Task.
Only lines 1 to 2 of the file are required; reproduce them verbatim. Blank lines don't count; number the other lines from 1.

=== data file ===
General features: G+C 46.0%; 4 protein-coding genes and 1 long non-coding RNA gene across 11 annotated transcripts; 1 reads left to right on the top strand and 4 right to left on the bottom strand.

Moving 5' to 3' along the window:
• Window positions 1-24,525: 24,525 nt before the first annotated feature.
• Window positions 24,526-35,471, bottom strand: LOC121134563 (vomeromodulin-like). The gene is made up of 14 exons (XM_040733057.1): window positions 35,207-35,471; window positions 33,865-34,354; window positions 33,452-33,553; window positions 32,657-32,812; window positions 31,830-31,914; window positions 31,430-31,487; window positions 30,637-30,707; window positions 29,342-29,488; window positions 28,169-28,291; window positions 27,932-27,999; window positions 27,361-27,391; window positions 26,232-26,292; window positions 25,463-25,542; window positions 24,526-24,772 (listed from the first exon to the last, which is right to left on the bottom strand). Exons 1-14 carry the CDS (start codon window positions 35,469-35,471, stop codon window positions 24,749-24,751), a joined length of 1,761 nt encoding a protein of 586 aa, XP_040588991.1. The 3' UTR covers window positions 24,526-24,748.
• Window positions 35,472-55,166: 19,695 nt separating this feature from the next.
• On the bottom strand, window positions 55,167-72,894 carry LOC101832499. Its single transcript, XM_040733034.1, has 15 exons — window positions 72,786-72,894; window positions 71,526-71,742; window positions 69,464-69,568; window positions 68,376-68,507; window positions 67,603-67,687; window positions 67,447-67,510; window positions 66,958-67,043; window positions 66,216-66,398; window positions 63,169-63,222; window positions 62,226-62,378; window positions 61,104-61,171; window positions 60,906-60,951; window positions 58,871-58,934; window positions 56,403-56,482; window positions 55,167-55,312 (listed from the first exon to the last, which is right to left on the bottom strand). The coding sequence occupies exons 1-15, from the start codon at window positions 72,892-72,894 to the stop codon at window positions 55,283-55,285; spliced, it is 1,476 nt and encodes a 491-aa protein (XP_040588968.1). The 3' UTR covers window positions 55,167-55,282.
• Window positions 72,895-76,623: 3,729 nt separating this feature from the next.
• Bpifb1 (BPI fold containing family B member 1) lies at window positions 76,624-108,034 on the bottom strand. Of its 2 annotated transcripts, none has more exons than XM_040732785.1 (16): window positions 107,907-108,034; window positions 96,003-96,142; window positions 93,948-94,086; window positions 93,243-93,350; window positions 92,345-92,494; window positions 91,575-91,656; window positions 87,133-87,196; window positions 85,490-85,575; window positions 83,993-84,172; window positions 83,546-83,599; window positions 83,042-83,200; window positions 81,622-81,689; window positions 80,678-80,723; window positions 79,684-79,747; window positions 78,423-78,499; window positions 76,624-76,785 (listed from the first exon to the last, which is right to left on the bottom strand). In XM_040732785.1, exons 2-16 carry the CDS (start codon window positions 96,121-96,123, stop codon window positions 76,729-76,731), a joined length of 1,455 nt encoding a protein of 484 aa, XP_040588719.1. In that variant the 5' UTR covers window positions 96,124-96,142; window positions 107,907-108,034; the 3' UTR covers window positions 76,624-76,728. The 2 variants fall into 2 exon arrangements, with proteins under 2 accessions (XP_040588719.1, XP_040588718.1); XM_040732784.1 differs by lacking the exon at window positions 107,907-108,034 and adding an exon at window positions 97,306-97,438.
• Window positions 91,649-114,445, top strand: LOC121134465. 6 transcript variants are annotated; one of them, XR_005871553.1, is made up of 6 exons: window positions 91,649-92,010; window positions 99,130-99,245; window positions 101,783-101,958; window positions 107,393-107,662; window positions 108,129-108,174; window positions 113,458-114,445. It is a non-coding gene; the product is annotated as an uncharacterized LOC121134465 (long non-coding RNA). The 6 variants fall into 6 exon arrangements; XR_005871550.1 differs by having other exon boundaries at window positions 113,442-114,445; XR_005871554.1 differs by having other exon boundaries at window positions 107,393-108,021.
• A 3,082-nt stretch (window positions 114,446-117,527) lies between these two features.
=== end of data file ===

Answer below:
General features: G+C 46.0%; 4 protein-coding genes and 1 long non-coding RNA gene across 11 annotated transcripts; 1 reads left to right on the top strand and 4 right to left on the bottom strand.

Moving 5' to 3' along the window: